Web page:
Reduction of DNA contamination in RNA samples for reverse transcription-polymerase chain reaction using selective precipitation by compaction agents
Fox, George E.
Willson, Richard C.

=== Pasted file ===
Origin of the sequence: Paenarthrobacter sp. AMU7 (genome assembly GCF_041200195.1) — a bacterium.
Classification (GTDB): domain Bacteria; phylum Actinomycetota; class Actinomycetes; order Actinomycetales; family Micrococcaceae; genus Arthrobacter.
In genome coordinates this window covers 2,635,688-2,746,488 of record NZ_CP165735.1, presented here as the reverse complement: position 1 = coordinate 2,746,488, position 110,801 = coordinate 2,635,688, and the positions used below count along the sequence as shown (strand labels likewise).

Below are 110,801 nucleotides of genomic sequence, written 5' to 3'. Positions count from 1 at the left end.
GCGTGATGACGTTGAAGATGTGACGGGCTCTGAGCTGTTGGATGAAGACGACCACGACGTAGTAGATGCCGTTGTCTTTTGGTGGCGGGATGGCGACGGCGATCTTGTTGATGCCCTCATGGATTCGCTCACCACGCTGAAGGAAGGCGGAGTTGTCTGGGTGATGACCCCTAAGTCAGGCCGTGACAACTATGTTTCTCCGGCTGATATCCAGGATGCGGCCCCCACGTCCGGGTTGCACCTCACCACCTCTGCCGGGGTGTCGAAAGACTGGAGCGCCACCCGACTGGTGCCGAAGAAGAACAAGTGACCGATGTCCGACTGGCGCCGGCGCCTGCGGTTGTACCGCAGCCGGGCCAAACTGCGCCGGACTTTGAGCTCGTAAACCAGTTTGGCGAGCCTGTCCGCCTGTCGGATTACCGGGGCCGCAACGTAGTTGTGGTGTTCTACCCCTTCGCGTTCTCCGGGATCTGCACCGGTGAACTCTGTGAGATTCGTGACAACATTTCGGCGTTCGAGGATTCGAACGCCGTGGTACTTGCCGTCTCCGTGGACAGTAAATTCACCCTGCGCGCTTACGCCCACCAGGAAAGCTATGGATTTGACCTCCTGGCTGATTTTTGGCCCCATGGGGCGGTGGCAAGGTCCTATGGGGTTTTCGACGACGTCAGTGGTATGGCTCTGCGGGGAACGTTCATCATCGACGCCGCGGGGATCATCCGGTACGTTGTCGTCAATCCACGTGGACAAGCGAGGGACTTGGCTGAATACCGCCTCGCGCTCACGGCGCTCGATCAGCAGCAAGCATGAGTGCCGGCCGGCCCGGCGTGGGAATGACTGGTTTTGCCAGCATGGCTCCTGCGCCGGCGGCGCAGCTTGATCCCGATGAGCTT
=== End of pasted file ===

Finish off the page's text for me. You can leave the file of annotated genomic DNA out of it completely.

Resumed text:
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An important problem in measurement of messenger RNA (mRNA) levels by reverse transcription-polymerase chain reaction (RT-PCR) is DNA contamination, which can produce artifactually increased mRNA concentration. Current methods to eliminate contaminating DNA can compromise the integrity of the RNA, are time-consuming, and/or are hazardous. We present a rapid, nuclease-free, and cost-effective method of eliminating contaminating DNA in RNA samples using selective precipitation by compaction agents. Compaction agents are cationic molecules that bind to double-stranded nucleic acids, driven by electrostatic interactions and steric complementarity. The effectiveness and DNA selectivity of six compaction agents were investigated: trivalent spermidine, Triquat A, and Triquat 7; tetravalent spermine and Quatro-quat; and hexavalent Quatro-diquat. Effectiveness was measured initially by supernatant UV absorbance after precipitation of salmon sperm DNA. Effectiveness and selectivity were then investigated using differences in RT-PCR Ct values with synthetic mixtures of human genomic DNA and total RNA and with total RNA isolated from cells. With 500 ?M spermidine or Triquat A, the supernatant DNA could not be detected up to 40 cycles of PCR (Ct ? 12.6), whereas the Ct for the mRNA was increased by only five cycles. Therefore, spermidine and Triquat A each show strong DNA selectivity and could be used to eliminate contaminating DNA in measurements of mRNA.